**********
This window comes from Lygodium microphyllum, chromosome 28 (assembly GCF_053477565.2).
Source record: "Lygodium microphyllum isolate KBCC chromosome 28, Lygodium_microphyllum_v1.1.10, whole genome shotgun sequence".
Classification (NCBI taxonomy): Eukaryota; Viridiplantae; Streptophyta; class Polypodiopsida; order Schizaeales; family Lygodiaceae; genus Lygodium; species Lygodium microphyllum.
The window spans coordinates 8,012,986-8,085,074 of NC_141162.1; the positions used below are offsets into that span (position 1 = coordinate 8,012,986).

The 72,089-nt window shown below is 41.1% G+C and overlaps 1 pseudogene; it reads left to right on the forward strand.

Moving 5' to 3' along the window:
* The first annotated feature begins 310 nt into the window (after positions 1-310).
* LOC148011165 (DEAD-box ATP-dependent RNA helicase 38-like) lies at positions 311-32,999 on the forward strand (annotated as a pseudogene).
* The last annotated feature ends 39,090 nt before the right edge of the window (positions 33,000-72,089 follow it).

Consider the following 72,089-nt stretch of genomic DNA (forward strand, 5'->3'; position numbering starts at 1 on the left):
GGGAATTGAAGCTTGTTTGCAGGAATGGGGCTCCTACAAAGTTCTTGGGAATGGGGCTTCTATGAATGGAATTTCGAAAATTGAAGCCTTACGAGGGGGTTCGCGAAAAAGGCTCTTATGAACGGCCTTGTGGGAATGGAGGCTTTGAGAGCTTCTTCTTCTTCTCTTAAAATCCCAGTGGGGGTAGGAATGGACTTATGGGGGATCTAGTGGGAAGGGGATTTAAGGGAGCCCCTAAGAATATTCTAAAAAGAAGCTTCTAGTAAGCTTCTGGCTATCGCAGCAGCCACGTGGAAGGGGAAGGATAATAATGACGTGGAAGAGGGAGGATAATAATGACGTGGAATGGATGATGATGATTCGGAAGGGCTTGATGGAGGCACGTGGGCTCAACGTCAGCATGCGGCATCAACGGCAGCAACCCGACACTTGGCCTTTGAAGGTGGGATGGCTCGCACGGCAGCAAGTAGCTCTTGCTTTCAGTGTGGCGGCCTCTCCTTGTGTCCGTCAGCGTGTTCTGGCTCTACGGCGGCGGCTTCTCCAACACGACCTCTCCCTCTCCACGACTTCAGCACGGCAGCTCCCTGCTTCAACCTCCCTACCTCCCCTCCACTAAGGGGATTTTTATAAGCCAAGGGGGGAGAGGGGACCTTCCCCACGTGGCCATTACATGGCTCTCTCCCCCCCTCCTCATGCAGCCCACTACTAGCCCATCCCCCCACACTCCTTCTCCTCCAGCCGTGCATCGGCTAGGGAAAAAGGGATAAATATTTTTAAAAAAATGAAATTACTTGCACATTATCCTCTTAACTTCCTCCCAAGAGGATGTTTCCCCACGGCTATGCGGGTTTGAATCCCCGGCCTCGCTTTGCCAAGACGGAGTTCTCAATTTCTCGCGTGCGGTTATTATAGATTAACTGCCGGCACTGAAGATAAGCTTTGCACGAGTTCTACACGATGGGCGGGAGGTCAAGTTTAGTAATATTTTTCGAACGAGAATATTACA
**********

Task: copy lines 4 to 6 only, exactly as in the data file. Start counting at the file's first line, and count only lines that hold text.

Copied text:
The window spans coordinates 8,012,986-8,085,074 of NC_141162.1; the positions used below are offsets into that span (position 1 = coordinate 8,012,986).

The 72,089-nt window shown below is 41.1% G+C and overlaps 1 pseudogene; it reads left to right on the forward strand.

Moving 5' to 3' along the window: